Pope Francis delivers the homily as he leads vespers in the Cathedral of Notre Dame in Quebec July 28, 2022. Photo by Michael Swan

Papal visit inspired hope for Catholics

By  Fr. Yaw Acheampong
  • September 8, 2022

How would you describe the effect of Pope Francis’ July visit to Canada on your faith? We have waited in anticipation over the past few months for Pope Francis to make his “penitential pilgrimage” to Canada this summer. The Pope decided to prioritize his ministry of caring for those who have been hurt by the Church. He chose to “set his face to go to” (Luke 9: 51) Canada “in the name of Jesus to meet and embrace the Indigenous Peoples.” 

Almost every media outlet gave intense coverage to the Pope’s visit. The Toronto Star described the Pope’s visit one “to engage Indigenous Peoples across Canada.” Several photos were printed in our newspapers showing the Pope surrounded by Indigenous Peoples, their leaders and survivors of the Residential School system.  The day after his arrival, the Pope visited a cemetery at the site of the former Ermineskin Indian Residential School in Maskwacis in Alberta. He apologized to the Indigenous Peoples saying: “In the face of this deplorable evil, the Church kneels before God and implores His forgiveness.”

He added, “I am deeply sorry.” Evelyn Korkmaz, a survivor of the St. Anne’s Indian Residential School in Ontario spoke to the Toronto Star, describing the Pope’s apology as: “Part of me is rejoiced. Part of me is sad. Part of me is numb. I am glad I lived long enough to have witnessed this apology.” As part of his “penitential pilgrimage,” Pope Francis met with the Indigenous Peoples to hear about difficult and painful experiences from the survivors of the Residential School system. He came to learn about their cultures, problems and their suffering.

So, as Roman Catholics living in Canada, what did the Pope’s visit mean to us? We might have wondered how the Pope’s visit would play out. We saw the Pope’s actions during his visit as an important and necessary step in the process for reconciliation, healing and peace with the Indigenous Peoples. We hope and pray that the Pope’s visit will continue the reconciliation between the Church and the Indigenous Peoples.

Pope Francis’ visit to preach about reconciliation, peace and healing signaled his ministry and ours as being sent “to bring good news to the oppressed, to bind the brokenhearted, to proclaim liberty to the captives and release to the prisoners” (Isaiah 61: 1).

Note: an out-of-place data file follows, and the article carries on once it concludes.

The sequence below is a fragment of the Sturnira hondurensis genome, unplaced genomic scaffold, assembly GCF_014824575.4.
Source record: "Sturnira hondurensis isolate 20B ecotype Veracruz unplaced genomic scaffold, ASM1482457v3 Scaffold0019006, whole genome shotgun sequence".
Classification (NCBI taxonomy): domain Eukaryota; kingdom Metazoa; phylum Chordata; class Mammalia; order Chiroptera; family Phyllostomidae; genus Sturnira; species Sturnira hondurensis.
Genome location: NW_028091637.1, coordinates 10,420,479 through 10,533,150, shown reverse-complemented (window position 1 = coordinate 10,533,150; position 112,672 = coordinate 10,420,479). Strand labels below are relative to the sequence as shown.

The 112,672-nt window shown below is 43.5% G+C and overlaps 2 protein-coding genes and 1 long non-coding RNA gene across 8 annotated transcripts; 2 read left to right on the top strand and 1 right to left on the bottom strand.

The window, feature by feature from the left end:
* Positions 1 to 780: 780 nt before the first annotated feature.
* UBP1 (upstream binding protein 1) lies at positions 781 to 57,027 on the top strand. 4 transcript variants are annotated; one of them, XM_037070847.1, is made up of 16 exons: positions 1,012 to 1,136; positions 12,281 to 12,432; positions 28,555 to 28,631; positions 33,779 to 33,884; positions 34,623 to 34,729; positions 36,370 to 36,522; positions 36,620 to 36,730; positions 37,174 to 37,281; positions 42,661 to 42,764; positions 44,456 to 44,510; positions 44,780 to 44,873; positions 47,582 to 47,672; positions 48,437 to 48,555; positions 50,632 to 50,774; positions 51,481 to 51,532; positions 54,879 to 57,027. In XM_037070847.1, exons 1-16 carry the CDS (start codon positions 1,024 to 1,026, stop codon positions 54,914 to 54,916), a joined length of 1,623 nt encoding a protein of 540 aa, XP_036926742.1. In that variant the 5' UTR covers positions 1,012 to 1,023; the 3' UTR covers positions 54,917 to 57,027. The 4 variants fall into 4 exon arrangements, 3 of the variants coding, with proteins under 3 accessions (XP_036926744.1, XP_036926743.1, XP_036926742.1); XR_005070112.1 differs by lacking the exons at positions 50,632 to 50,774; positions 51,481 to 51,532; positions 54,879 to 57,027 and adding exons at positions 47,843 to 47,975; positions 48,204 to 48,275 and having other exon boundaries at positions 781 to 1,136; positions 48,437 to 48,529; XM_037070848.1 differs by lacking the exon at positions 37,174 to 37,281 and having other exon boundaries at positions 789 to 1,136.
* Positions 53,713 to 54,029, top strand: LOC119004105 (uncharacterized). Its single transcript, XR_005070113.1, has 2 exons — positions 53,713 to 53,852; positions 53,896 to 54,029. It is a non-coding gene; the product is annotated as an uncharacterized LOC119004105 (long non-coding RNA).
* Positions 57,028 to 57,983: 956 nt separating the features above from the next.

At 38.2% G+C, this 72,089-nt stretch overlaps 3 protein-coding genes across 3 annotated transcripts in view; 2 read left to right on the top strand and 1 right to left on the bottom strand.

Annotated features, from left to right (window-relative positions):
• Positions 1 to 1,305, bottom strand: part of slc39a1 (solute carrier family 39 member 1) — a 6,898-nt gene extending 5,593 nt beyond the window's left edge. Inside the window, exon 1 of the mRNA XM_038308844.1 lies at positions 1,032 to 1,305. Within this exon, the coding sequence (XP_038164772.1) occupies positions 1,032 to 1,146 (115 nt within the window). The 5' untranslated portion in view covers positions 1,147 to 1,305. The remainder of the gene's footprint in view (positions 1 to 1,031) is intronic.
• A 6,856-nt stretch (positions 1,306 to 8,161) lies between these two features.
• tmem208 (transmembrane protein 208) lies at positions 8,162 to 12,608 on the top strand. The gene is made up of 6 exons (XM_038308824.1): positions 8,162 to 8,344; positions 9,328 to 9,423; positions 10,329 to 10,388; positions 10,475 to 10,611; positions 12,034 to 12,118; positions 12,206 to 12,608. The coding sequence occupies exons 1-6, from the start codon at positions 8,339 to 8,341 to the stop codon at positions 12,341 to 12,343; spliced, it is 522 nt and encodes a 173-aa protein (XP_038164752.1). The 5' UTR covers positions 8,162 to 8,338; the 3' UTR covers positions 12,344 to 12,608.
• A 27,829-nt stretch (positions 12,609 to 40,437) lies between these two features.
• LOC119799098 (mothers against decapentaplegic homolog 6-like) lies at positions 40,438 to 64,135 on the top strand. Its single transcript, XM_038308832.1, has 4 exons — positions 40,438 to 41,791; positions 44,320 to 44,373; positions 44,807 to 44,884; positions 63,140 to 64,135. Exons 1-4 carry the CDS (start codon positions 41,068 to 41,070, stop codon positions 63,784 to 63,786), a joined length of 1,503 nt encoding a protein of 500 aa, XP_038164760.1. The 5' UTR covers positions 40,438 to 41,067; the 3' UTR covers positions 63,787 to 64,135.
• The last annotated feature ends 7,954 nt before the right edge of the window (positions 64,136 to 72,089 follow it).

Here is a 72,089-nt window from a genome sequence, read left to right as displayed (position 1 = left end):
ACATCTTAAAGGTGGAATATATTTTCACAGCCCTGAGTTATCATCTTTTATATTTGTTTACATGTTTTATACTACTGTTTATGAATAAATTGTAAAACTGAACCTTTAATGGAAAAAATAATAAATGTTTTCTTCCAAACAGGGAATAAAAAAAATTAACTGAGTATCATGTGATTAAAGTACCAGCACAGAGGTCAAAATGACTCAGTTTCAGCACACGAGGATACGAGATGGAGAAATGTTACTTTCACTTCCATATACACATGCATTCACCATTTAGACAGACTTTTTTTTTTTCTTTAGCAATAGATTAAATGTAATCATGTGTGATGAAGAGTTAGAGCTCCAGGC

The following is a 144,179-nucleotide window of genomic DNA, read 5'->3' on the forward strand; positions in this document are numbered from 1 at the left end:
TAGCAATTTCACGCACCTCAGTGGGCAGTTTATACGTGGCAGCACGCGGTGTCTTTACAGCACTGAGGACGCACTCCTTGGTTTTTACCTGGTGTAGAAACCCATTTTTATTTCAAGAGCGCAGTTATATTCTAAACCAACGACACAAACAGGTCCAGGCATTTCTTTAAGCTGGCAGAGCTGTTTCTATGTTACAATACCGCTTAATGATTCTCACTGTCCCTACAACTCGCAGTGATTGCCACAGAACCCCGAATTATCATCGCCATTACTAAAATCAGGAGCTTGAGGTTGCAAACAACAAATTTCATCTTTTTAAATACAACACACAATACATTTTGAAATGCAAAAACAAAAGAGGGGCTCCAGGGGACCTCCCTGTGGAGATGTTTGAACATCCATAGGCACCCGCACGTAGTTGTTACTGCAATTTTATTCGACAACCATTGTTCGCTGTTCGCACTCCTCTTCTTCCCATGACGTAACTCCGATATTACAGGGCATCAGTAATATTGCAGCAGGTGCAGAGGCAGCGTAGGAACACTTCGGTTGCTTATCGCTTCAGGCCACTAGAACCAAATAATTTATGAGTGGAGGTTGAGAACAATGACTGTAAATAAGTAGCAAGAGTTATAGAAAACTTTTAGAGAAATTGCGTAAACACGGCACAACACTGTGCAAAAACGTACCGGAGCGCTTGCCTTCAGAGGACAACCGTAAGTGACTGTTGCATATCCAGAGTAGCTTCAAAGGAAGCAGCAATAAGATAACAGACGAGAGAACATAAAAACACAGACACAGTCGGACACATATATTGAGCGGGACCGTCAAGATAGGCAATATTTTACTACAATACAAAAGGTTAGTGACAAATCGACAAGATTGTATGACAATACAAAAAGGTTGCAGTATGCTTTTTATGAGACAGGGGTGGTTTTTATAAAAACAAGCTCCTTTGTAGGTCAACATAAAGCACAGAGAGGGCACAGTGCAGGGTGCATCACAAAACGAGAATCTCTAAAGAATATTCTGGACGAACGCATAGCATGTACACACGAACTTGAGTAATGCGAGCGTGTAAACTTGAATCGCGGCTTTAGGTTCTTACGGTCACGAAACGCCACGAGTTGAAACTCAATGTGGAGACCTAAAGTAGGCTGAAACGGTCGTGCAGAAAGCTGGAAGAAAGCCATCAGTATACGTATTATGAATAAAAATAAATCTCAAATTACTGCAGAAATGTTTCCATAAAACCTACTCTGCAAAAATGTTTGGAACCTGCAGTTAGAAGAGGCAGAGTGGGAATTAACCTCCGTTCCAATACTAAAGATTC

As Roman Catholics, we can describe Pope Francis’ visit as a visit of inspiration and hope. As the Truth and Reconciliation Commission reminds us, “reconciliation is not about ‘closing a sad chapter of Canada’s past,’ but opening new healing pathways of reconciliation that are forged in truth and justice.”

The Pope has visited our country in a special way to spend some time with our Indigenous brothers and sisters in a spirit of reconciliation. The Pope came to encourage reconciliation in Canada. It is now our responsibility to respond. 

Pope Francis’ visit also affirmed that religion can transcend cultures. The Pope spoke to peoples in different places and of different cultures.  He was also given different gifts from the Indigenous Peoples. The Pope’s visit reminds us that we can take religious faith into different cultures. Yet, the faith itself does not change even though it may look different from one culture to another.

The Pope’s visit challenges us to reflect on how we can foster right relationships with each other. Through the intercession of St Joseph the Patron Saint of Canada and St. Kateri Tekakwitha, a saint from the Mohawk of Kahnawake, may God “Grant that [we] the faithful of the Church, looking into the signs of the times by the light of faith, may constantly devote [ourselves] to the service of the Gospel.

Keep us attentive to the needs of all that, sharing their grief and pain, their joy and hope, we may faithfully bring them the good news of salvation and go forward with them along the way of salvation of [God’s} Kingdom” (Eucharistic Prayer for Mass For Various Needs III). 

(Fr. Yaw Acheampong is pastor of Our Lady of Peace in Etobicoke.)

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